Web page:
Viewing 16 posts - 1 through 16 (of 16 total)
  • Let's talk nipples
  • Premier Icon roundwheels
    Free Member

    Any help on this ? I recently bought a set of wheel from eBay, one selling point was they had been respoked, also look new too, first ride the nipples started to pop. To which I found out there aluminium nipples, it’s been suggested that I change them to steal or stronger metal?

    Now after a quick search, I can’t seem to find any other type other than alu?

    Thanks

    Premier Icon juanghia
    Free Member

    Brass…always brass

    Premier Icon Rubber_Buccaneer
    Full Member

    I’d recommend brass (aluminium or brass are the only choices I know of) but I also wouldn’t expect aluminium nipples to break when new.

    Premier Icon schmiken
    Full Member

    Brass.

    Premier Icon roundwheels
    Free Member

    Yeah, from what I’ve found out it’s more the skill of the craftsmen when using alu nipples

    Premier Icon toppers3933
    Free Member

    Ali nipples are generally total crap. Brass all the way. They’re marginally heavier but in 6months time you’ll actually be able to true the wheels.

    Premier Icon DickBarton
    Full Member

    As others have said…brass.

    Premier Icon orangeboy
    Free Member

    For day to day use and long term reliability brass is best but I always build my own with alloy nipples and some of the wheels are years old now and still fine.

    But I’m light and don’t do crazy stuff

    Oh and im a huge weight weenie

    Unless it’s a carbon rim in which case brass unless you like regular rebuilds , carbon and aluminium react badly

    Premier Icon Northwind
    Full Member

    I just put alu nipples in a new wheelset but a) I can fix it when it goes wrong and b) I’m a known idiot. For everyone that doesn’t fall under at least one of these categories, brass is just the way to do it.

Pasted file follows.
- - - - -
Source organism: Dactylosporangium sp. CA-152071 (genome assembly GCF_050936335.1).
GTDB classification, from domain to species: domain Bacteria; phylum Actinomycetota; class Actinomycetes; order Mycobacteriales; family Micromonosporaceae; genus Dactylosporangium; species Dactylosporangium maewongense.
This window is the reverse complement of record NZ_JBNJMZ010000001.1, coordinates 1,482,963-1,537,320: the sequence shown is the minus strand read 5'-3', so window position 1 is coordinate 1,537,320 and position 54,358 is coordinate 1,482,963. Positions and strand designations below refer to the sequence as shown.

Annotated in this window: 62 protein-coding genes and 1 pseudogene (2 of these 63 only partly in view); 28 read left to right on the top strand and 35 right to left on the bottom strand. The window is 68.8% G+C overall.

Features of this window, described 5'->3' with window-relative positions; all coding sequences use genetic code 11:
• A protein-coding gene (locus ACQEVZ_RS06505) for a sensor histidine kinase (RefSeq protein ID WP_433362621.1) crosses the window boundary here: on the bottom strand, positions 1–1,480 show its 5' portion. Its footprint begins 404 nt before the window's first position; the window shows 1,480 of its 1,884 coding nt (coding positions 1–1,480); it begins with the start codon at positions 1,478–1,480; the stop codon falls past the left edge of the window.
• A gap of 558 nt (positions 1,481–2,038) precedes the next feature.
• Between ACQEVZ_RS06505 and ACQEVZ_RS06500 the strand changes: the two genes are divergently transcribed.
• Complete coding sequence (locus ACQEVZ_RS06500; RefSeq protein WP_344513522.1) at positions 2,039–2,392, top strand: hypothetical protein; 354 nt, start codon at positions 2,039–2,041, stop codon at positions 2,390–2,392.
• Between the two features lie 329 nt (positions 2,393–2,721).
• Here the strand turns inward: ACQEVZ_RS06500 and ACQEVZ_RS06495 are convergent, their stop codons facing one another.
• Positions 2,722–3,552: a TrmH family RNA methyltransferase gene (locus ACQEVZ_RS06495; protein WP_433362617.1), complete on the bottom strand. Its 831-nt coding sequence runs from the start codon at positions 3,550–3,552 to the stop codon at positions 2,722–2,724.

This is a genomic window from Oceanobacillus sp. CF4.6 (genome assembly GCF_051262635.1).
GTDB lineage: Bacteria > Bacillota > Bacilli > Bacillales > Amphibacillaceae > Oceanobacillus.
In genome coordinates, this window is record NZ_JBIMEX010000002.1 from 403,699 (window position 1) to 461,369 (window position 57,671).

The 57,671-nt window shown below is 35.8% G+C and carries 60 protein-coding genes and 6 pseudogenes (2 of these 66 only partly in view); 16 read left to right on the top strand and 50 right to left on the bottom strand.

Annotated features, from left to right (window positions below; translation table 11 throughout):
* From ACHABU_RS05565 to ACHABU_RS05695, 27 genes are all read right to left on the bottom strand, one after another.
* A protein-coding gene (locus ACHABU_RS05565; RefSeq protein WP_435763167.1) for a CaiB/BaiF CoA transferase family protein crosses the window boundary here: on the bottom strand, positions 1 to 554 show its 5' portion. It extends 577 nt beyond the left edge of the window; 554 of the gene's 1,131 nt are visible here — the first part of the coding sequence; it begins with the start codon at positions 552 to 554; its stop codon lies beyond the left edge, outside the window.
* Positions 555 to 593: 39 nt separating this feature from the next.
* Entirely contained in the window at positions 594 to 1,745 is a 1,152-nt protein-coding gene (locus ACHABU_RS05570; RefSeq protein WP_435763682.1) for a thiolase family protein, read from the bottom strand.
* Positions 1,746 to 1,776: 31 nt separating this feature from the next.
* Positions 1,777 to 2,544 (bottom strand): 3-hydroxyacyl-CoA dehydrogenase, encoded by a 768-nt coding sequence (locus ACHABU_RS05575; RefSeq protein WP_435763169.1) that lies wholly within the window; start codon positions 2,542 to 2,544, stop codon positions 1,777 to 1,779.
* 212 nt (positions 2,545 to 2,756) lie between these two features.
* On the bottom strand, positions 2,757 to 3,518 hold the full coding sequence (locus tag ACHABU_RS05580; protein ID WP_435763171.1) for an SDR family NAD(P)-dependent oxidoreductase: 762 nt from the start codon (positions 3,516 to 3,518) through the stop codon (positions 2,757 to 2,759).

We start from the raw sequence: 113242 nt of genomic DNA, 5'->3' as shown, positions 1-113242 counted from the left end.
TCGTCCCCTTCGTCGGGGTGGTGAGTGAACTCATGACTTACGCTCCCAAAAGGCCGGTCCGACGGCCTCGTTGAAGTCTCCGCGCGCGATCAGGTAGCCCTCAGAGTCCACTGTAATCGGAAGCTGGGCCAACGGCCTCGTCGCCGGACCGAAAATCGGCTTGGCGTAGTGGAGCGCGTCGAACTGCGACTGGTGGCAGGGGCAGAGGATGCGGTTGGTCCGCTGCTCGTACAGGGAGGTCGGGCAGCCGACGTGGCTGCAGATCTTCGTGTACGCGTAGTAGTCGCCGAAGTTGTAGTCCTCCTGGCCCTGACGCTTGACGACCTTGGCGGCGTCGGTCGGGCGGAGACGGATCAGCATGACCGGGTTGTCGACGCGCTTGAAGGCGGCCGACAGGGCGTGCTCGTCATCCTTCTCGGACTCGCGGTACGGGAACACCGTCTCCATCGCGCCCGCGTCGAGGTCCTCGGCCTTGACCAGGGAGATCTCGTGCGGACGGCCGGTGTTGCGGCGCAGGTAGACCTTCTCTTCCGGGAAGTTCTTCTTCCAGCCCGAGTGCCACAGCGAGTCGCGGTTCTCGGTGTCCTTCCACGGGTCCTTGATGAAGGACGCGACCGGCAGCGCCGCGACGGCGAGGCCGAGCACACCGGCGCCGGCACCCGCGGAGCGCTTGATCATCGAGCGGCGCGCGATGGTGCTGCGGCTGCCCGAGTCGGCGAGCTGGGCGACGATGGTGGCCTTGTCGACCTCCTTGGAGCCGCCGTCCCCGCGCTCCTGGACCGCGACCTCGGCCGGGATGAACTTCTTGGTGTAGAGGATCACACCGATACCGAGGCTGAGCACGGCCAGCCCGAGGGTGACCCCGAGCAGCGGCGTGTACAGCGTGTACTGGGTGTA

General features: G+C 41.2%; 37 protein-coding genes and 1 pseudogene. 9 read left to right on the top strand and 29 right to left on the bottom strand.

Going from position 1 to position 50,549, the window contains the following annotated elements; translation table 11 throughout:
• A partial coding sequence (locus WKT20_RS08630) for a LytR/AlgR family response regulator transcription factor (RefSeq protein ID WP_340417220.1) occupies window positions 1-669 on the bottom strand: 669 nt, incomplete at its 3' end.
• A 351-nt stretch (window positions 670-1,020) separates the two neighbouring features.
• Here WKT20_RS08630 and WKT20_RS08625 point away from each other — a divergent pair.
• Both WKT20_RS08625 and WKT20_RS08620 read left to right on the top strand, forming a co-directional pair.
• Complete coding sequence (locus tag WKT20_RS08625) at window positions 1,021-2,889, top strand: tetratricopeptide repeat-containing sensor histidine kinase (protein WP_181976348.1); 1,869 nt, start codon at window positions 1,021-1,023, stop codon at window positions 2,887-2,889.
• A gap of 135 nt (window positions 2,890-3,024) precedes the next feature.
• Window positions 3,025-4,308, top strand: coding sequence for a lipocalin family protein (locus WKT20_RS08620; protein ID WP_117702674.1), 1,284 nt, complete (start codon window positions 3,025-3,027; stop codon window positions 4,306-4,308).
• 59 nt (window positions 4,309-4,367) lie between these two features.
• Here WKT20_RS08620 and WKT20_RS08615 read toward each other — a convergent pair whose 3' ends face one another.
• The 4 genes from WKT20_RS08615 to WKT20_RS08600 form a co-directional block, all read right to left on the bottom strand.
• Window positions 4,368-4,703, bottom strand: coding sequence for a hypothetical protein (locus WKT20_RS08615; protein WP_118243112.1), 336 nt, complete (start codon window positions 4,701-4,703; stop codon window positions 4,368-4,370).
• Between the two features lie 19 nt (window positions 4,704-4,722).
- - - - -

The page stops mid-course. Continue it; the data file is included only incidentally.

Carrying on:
(with proper spoke depth, and decent parts outright strength with alu shouldnt be an issue, but when they crop up in cheap/oe wheels you can’t really assume either of those things is true. The real bollocks is corrosion and seizing- it’s an evil combo, they’re both more likely to sieze, and more fragile when you try to unseize them, so you come to true a wheel and snap.)

    Premier Icon ransos
    Free Member

    I’ve had alu nipples split due to corrosion. Brass for me.

    Premier Icon Rubber_Buccaneer
    Full Member

    Unless it’s a carbon rim in which case brass unless you like regular rebuilds , carbon and aluminium react badly

    Very interesting. I’d always been happy with aluminium alloy nipples until I had a few break recently. They were getting on for a couple of years old and were in my first ever set of carbon rims. I had not realised that the carbon could increase galvanic corrosion. Really good to understand what caused my problem and therefore avoid it in the future

    https://www.corrosionpedia.com/2/1556/corrosion/galvanic-corrosion-of-metals-connected-to-carbon-fiber-reinforced-polymers

    Premier Icon cynic-al
    Full Member

    with proper spoke depth, and decent parts outright strength with alu shouldnt be an issue

    Seen plenty of well built wheels with DT spokes and DT alloy nipples fail!

    Premier Icon philjunior
    Free Member

    Sounds (as others have said) like too short spokes. I would check spoke length and use brass – more for the ability to true them later on than due to strength.

    There is some weight saving to using Al nipples, and I would use good quality ones if I was building up a set of race-only wheels.

    Premier Icon benpinnick
    Full Member

    Seen plenty of well built wheels with DT spokes and DT alloy nipples fail!

    On the flip side dt’s own wheels all use Alu nipples and they have a pretty good reputation for being robust and not problematic beyond the normal truing issues on older wheels.

    Premier Icon Northwind
    Full Member

    cynic-al – Member

    Seen plenty of well built wheels with DT spokes and DT alloy nipples fail!

    Through outright lack of strength (ie bottom breaks off nipple) or through corrosion/wear and tear/bad engagement? I’ve seen lots of the latter but never the former- the nipple itself isn’t much less substantial than the rim

    Premier Icon Rubber_Buccaneer
    Full Member

    Mine weren’t DT spokes or nipples but the heads snapped off at the point where I’d guess there is most friction with the (carbon) rim. The heads of all the spokes had a soft white coating which I assumed to be a bit of Stan’s residue or similar but having read my own link above was most likely the byproduct of corrosion. The wheels had been reliable for almost two years then nipples start popping.

    By contrast I recently gave away a set of 20+ year old wheels with alloy nipples that I was able to re-dish (came off an offset frame) and they are still going strong.

Viewing 16 posts - 1 through 16 (of 16 total)

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